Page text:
Nature: Loon’s eerie call brings visions of wilderness

Hide caption A common loon in the process of molting into its breeding plumage [Jim McCormac/For The Dispatch] A common loon in the water looks like a surfaced submarine.
A chunky specimen can weigh 10 pounds, stretch nearly 3 feet from bill to tail tip, and have a wingspan of almost 4 feet.
Loons are extreme divers, capable of submerging to 200 feet.
Their quarry are small fish and other aquatic prey, which are seized with the large daggerlike bill.
On breeding lakes, and sometimes in migration, loons issue what might be the most spectacular calls of any North American bird.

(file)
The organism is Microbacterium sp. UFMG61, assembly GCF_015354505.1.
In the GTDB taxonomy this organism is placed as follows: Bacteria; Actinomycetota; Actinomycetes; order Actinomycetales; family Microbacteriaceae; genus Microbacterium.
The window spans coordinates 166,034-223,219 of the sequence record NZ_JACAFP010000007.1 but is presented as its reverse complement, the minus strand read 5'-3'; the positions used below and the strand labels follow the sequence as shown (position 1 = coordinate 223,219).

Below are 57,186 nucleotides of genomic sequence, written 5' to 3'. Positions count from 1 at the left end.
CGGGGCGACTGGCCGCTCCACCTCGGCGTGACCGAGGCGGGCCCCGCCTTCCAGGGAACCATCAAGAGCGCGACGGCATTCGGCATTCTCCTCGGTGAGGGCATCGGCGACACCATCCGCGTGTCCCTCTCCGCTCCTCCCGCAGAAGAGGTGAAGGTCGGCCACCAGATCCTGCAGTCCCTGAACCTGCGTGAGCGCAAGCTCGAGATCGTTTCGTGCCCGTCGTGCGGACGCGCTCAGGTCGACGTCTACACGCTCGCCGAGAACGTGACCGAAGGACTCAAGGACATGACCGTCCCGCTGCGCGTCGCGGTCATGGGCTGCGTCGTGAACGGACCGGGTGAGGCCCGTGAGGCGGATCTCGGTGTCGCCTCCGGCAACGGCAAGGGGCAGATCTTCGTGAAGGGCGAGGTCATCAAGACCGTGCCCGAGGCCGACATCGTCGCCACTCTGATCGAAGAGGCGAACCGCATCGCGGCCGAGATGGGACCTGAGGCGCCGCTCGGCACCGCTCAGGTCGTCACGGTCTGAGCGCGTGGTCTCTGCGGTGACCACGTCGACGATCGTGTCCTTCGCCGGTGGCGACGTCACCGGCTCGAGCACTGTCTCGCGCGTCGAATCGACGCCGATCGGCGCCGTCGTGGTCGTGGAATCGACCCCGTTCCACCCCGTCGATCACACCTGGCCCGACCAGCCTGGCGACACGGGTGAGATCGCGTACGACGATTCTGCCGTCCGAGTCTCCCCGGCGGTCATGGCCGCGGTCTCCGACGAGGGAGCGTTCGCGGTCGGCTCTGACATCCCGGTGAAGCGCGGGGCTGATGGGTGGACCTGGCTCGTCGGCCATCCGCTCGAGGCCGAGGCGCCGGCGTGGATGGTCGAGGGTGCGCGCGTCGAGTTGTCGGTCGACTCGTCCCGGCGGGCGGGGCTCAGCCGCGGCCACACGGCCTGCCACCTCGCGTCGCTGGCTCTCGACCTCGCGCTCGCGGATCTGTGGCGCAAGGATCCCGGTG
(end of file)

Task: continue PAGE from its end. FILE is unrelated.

While much of the population breeds far enough north that human disturbance isn’t an issue, southern populations are threatened.
While loons nest well to the north of Ohio, large numbers occur here in migration.
The past few days have brought numerous reports from lakes all over the state as the loons push north.
Although loons don’t breed in Ohio, our water management, especially of Lake Erie, is important to their well-being.
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